Austin Script Works: A daily dose does a playwright good

ASW helps writers face down the obstacles between them and their keyboards

Any writer will tell you that there are days when just showing up to work is the biggest challenge. Nobody is there to supervise, and nobody can turn the writer in for playing hooky. Life offers many distractions.

Austin Script Works knows this. This summer, the service organization for playwrights created a program with the aim of helping writers face down the obstacles standing between them and their keyboards. The 30/60/90 Daily Writing Practice attracted nearly 50 participants for its debut run, which ends Sept. 15.

Participating writers paid a fee to join the program for 30, 60, or 90 days. Each morning, Script Works e-mailed them a prompt. The participants then wrote something in response to that prompt: a short scene, a poem, or, at times, just a word or two. Those who wished could post their work and discuss the prompt on an invitation-only blog.

Playwright C. Denby Swanson, who stepped down as ASW's artistic director in June, led the effort to make the 30/60/90 Daily Writing Practice happen. "You can think about writing a lot," she says, "but that's the practice of thinking, not the practice of writing. Daily writing helps get the brain out of the way and makes it about doing the work, not considering the work."

The 30/60/90 Practice also came about as a response to 365 Days/365 Plays, a series of plays written daily by Suzan-Lori Parks from 2002 to 2003 and performed in Austin and other cities this year.

Prompts were gathered from established playwrights, poets, attorneys, and yoga instructors. They varied from the abstract to the specific, from image-based to character-specific.

New York-based playwright Janet Allard contributed several prompts, including one early in the practice: "February." Responses to each prompt varied widely, and for that day, they ranged from a rant about personal finances to a scene with a character named February.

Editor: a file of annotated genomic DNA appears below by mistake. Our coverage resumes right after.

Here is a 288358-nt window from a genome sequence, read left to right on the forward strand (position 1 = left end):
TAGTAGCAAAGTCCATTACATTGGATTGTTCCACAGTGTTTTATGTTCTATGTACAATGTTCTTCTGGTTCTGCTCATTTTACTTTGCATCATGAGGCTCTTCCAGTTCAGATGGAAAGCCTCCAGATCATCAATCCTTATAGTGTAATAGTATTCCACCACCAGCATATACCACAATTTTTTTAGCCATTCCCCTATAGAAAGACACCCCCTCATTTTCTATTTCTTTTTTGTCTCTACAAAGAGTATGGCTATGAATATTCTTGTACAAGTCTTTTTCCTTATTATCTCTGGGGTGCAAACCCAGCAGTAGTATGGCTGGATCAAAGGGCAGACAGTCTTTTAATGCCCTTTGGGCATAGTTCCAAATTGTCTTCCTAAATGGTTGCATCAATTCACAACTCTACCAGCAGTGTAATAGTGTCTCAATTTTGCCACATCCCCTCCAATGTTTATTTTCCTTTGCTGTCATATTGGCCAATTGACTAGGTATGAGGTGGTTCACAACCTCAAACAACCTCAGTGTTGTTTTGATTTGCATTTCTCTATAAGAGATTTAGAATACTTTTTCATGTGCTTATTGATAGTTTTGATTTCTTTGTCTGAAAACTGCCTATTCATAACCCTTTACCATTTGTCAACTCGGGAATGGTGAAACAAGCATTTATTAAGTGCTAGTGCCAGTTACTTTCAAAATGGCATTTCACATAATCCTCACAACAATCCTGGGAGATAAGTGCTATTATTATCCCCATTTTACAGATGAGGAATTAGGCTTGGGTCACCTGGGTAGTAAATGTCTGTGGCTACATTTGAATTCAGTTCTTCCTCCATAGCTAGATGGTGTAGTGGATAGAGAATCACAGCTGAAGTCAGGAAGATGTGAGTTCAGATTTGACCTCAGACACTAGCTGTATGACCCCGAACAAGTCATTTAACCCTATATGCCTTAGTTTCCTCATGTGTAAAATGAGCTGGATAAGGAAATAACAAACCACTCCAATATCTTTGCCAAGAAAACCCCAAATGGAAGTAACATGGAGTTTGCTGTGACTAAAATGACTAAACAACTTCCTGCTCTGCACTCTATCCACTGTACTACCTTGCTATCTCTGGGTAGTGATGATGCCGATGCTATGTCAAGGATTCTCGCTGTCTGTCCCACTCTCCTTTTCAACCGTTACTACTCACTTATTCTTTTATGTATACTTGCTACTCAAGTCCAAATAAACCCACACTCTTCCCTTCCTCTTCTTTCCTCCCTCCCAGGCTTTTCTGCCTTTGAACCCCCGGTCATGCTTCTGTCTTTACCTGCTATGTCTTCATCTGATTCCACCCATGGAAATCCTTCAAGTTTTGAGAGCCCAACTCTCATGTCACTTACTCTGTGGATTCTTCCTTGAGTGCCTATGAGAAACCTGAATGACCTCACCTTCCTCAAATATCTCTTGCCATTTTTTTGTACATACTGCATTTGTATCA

Writers taking part came from all levels: beginner, professional, undergraduate, and with master's degrees. The benefits, however, were the same across the board. Those who had previously let writing slip from the daily to-do list had a reason to make it stick. Quality was less important than the basic satisfaction of doing the work. Some prompts left participants cold, but overall, writers also found themselves challenged to work in directions new to them.

In some cases, the prompts have provided the seed for longer works. Deborah Yarchun, a student at Drexel University in Philadelphia, already has one of her short works from 30/60/90 scheduled for production in the fall.

Vicki Cheatwood is a Dallas-based playwright and the working mother of 10-year-old twin boys. She says that the requirements of everyday life don't make daily writing easy. Participating in 30/60/90 "has helped my tendency toward perfectionist thinking," she says. "In the past, it's been, 'If I don't have four hours of time, I can't write.'"

"Having to write every day has helped so much; it's amazing to me," says Susan Platt, also based in Dallas. "It's made all these other ideas bubble up, sort of like a tar pit."

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Austin playwrights, Austin Script Works, C. Denby Swanson, Janet Allard, Deborah Yarchun, Vicki Cheatwood

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